The bagpipe has always been a solo instrument and all early references to it clearly indicate this fact. There is not a proven reference to band playing until approximately 1790.The solo primus tradition is proven by the very existence of Piobaireachd. The British Army is responsible for the pipe band tradition. It brought back the mouth blown bagpipe to Ireland and began to foster and cherish an alien (to Ireland) and powerfully nationalistic instrument. The army romanced the new Irish bagpipe by inventing a national dress for it. The instrument was slow catching on. The Irish had a lofty disdain for grace notes and introduced crossing noises as if they were grace notes! By 1918, all the Irish infantry regiments were authorized to maintain pipers. The army just did not maintain Irish piping culture; they invented it for regimental purposes. The snag was that there was no native Irish music specifically composed for the new instrument. Traditional tunes had to be altered or a new scale invented.

Concerning Scotland, the 1746 proscription never mentioned the bagpipe. It never denied anyone the right to play anything. It is known that government spies closely watched the disaffected Clans, but how this affected their pipers and the over all playing of Piobaireachd throughout the Highlands is unknown. The MacCrimmons did not initiate the art of solo playing. The bagpipe in Scotland is also a solo instrument and its solo traditions go back long before the MacCrimmons. They to be precise are credited with the perfection of Piobaireachd playing and composing, nothing more, nothing less!

Summing up Grattan Flood, I'd say; prejudice, based on envy is a great time saver. It allows one to make up one's mind without spending the time to research the facts. I would like to include a quote from a man who has done more for piping in the last fifty years than anyone in the last millennium. He is The MacCrimmon of our time, the late Mr. Seumas MacNeill, former principal of the College of Piping in Glasgow and editor of The Piping Times.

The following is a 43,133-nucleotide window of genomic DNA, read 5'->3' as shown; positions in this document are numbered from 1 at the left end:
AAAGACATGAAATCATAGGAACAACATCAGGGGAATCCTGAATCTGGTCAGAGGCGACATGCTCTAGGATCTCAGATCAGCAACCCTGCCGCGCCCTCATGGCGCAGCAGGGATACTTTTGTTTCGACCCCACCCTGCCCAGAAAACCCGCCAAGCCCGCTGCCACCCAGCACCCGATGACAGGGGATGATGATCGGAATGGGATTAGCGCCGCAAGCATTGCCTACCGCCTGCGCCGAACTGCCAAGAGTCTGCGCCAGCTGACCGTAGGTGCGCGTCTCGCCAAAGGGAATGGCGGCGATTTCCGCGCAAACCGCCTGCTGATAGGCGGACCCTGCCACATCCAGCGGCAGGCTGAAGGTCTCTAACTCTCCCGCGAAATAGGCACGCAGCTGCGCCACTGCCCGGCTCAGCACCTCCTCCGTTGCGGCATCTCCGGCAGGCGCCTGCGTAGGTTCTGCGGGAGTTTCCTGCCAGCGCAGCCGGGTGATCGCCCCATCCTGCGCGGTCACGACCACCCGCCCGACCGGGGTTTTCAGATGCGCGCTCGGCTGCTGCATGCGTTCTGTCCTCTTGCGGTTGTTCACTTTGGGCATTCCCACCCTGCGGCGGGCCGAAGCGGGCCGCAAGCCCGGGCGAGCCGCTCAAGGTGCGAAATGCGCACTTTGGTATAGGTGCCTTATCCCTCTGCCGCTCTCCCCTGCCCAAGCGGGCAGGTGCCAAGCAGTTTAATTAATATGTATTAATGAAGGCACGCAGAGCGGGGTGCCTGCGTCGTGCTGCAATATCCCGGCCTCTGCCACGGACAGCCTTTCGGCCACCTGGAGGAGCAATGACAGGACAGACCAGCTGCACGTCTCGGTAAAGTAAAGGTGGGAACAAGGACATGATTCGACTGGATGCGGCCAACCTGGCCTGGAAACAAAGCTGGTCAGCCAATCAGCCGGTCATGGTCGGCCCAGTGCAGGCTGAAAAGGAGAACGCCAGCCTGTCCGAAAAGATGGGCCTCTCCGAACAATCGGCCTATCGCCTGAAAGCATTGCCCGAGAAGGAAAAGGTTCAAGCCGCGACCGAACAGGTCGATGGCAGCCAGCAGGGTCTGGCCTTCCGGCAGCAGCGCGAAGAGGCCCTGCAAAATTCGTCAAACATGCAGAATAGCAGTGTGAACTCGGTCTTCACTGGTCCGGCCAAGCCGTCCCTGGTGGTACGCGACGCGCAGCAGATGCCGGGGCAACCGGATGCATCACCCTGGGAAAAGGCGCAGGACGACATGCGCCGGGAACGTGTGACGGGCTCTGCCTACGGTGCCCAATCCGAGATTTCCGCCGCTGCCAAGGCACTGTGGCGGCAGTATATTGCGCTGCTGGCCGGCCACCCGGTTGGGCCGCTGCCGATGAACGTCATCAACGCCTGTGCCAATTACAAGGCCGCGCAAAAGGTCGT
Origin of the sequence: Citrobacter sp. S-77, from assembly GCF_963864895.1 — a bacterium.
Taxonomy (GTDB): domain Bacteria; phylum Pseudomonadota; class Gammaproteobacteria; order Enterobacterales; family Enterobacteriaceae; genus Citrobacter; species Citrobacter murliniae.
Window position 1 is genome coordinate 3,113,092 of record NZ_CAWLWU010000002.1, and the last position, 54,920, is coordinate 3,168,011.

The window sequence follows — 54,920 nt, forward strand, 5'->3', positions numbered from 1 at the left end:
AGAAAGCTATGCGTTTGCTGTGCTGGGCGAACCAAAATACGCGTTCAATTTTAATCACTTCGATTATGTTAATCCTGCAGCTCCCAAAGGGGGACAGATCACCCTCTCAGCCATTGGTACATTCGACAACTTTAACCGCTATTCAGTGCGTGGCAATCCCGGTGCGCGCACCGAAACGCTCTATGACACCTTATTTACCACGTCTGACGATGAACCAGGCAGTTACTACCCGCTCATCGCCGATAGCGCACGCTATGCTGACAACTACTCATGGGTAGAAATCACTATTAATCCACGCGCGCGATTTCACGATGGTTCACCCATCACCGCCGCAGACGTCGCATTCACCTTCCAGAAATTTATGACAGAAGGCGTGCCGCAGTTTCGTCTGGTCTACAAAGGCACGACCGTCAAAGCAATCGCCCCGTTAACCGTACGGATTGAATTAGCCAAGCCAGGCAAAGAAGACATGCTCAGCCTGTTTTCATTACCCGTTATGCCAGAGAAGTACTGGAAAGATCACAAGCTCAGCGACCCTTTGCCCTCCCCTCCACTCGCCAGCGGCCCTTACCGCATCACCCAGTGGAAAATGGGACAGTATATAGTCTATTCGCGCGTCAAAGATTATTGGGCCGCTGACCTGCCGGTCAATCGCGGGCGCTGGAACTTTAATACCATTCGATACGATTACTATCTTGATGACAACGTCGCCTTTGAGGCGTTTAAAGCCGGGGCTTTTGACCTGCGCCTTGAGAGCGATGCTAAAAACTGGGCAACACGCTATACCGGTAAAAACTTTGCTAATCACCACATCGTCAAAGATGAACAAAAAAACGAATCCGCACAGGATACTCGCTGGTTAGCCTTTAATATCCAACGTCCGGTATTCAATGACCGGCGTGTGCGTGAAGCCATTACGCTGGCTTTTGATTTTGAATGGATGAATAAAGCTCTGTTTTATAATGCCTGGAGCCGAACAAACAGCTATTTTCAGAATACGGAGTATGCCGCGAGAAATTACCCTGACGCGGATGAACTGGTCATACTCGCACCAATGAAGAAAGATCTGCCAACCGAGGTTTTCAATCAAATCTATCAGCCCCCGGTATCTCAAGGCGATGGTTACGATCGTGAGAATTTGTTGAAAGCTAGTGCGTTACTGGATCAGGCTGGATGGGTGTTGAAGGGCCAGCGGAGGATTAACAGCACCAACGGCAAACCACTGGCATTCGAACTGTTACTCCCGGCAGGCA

"Three centuries ago, when the bagpipe was heard everywhere over Europe as well as the Court of the most powerful reigning monarch, nobody could have foreseen that the one bagpipe destined to become known the world over would be the Piob Mhor or "Great Pipe" of the remote Scottish Clansmen. We have never suggested that bagpipes originated in Scotland, even although when bagpipes are mentioned, everybody throughout the world thinks immediately of Scotland. This is just because we have developed the instrument to a higher degree than any other country, and our Highland music of the pipes is vastly superior to all other bagpipe music, and also to a great deal of other western music.

The inability to distinguish between the Irish and the Scots is a well known phenomenon throughout the world but it does not exist in either Ireland or Scotland. No one has a greater admiration for Irish music than we do ourselves, but everything in its own place. Here in Scotland, we owe a great debt to Ireland for many aspects of our music and culture, but piping is not one of them. Piping certainly existed in Ireland a long time ago, as it did in most countries of Europe, but our piping, the music of which has spread throughout the world, is entirely a Highlands of Scotland Development."

Great PipeScotlandRome/Ancient WorldPiobaireachdIrelandWar PipeUilleann PipeSaffronReferences